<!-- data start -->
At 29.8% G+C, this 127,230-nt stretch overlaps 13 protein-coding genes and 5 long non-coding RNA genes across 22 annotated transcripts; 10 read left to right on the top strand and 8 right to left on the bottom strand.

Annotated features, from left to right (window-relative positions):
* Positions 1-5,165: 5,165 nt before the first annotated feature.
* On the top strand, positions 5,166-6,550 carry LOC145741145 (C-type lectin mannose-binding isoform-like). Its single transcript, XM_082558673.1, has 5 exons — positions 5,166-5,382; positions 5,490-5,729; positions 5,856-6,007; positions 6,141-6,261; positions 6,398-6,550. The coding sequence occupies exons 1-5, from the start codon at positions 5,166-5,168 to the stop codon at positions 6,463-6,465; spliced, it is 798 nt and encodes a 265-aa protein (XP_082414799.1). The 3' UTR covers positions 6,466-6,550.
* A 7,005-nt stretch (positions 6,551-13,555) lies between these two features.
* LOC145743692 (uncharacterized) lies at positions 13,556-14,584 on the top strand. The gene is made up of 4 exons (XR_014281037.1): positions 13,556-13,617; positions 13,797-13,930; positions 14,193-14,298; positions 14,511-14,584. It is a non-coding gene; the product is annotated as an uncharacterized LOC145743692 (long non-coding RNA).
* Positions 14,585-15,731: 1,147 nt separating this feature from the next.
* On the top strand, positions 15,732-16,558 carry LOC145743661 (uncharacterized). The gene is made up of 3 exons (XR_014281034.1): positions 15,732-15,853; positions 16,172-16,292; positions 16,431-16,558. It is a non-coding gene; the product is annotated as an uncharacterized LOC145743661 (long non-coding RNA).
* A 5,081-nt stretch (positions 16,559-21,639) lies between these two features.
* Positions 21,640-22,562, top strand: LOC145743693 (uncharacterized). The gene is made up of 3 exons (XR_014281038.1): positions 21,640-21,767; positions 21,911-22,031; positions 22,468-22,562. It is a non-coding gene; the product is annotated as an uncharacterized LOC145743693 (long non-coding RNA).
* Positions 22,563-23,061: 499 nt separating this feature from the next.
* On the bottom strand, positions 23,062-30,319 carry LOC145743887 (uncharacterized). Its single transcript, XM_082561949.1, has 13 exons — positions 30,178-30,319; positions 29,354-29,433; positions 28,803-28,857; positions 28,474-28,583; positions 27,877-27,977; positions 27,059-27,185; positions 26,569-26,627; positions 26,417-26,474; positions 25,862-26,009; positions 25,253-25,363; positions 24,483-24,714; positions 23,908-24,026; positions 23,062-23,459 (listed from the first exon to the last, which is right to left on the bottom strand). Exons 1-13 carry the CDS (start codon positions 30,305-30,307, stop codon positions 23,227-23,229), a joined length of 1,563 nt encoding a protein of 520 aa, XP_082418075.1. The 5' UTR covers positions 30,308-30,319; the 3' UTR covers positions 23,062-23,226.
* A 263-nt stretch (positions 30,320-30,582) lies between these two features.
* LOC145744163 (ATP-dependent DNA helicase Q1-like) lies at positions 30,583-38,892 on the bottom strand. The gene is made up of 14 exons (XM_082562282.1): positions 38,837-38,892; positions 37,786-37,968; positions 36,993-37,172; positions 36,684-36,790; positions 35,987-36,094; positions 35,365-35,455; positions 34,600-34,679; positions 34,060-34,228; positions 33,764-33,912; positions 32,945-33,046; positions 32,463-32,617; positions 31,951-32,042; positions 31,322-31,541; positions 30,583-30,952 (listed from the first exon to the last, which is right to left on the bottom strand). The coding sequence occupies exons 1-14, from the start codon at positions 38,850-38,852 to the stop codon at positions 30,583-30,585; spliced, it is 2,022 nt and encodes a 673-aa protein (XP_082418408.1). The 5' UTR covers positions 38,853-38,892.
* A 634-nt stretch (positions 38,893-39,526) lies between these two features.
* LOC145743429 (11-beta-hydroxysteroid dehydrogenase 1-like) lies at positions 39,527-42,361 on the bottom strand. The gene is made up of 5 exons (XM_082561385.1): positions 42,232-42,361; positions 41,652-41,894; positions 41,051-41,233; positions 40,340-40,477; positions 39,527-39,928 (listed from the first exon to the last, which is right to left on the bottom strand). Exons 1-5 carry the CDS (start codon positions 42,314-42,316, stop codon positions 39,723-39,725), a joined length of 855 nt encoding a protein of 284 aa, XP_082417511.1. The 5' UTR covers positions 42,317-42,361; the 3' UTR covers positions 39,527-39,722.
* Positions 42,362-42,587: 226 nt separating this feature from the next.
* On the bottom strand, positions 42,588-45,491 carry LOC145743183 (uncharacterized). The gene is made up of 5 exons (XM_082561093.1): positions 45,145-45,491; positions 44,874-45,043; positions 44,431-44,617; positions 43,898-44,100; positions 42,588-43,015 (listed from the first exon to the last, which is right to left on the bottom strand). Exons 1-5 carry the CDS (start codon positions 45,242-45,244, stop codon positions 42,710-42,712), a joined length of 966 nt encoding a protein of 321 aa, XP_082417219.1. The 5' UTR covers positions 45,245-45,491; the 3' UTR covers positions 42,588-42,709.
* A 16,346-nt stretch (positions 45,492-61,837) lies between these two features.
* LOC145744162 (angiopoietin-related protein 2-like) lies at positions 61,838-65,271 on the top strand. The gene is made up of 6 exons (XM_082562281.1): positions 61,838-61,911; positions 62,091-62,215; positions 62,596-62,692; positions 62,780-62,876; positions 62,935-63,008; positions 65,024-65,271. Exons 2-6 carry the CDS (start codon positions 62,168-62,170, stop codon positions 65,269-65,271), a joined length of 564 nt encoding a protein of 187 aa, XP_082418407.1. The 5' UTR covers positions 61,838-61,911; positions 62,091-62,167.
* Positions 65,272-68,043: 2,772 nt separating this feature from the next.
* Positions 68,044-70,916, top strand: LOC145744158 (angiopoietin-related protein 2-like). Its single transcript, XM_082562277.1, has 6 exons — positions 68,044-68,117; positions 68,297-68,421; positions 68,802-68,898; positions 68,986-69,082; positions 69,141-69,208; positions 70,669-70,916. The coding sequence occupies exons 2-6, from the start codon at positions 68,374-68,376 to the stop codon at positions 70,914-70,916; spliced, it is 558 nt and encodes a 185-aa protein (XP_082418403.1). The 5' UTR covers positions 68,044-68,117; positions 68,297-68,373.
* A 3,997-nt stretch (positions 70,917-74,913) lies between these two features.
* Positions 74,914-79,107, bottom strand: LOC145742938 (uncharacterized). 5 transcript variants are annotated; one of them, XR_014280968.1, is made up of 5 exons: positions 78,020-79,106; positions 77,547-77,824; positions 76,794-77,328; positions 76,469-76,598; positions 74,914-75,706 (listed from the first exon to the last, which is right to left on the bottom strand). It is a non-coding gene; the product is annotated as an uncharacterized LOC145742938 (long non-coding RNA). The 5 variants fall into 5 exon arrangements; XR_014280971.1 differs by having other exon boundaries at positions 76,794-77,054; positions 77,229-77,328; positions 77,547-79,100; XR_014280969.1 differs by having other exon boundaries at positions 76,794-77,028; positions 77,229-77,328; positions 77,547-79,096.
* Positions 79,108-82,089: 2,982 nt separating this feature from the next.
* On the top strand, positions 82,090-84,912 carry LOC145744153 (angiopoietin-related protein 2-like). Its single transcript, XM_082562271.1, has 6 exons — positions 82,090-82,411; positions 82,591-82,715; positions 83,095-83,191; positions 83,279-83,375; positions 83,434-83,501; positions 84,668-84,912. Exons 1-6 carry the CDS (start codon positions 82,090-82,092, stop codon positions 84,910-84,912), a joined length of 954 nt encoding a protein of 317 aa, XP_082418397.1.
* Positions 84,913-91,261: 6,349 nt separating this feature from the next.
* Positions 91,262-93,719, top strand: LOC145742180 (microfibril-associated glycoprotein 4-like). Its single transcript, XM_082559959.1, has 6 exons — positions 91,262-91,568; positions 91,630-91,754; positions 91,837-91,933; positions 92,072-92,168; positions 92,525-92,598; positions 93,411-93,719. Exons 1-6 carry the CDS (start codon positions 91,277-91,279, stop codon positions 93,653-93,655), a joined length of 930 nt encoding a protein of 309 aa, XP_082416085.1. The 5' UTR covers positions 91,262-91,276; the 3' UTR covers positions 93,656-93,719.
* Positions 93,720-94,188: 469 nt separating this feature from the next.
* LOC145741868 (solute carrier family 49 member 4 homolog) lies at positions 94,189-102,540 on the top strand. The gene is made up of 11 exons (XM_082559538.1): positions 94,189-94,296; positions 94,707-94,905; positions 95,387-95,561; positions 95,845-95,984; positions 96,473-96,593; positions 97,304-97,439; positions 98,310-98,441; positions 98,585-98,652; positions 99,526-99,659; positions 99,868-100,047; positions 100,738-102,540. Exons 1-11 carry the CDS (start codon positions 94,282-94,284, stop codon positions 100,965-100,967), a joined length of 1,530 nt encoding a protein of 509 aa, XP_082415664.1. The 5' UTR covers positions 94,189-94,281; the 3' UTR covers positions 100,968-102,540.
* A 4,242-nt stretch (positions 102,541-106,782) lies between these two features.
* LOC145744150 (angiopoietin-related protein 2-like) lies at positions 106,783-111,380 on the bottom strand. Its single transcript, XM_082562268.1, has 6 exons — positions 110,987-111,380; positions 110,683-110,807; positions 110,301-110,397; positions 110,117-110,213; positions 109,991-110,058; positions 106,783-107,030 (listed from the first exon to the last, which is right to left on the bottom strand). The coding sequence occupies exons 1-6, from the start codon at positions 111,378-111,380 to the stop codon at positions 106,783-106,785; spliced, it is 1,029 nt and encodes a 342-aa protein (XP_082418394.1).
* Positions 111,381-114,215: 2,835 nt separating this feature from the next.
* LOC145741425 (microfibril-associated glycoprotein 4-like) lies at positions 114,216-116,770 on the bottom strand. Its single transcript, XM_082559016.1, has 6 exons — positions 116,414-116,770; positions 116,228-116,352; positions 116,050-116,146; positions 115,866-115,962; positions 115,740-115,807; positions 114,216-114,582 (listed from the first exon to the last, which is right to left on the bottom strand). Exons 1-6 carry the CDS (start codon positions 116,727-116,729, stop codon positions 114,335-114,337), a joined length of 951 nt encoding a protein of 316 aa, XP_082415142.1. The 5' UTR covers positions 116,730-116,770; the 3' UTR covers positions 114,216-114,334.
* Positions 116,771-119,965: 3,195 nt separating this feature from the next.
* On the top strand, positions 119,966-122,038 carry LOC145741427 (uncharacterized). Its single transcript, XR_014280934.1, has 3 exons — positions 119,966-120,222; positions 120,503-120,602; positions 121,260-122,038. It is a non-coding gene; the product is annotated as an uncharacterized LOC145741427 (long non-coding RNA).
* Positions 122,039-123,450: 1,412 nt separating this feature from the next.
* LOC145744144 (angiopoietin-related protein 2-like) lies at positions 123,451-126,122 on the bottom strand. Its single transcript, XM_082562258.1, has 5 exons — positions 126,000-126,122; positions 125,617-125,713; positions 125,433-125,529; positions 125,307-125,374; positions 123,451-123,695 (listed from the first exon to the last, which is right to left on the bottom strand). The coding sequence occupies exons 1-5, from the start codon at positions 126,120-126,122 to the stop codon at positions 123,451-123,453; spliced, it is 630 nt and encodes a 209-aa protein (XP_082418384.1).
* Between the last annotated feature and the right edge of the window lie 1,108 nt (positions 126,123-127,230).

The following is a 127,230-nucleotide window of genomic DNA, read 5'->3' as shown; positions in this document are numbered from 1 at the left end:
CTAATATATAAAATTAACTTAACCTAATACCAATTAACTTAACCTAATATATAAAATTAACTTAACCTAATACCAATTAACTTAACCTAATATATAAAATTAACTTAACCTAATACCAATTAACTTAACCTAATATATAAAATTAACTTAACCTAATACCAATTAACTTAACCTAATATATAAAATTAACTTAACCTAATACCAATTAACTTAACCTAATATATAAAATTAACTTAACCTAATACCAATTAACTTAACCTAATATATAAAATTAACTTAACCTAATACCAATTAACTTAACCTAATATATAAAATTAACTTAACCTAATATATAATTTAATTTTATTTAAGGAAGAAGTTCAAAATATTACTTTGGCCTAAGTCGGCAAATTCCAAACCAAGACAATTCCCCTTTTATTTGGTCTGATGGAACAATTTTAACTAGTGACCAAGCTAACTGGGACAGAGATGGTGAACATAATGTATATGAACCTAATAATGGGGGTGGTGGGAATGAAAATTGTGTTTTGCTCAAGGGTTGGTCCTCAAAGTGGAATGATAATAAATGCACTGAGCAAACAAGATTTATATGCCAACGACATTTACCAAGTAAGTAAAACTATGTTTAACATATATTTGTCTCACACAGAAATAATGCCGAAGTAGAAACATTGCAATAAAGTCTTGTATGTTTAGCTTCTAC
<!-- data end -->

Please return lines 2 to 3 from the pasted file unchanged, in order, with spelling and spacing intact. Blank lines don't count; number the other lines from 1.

Annotated features, from left to right (window-relative positions):
* Positions 1-5,165: 5,165 nt before the first annotated feature.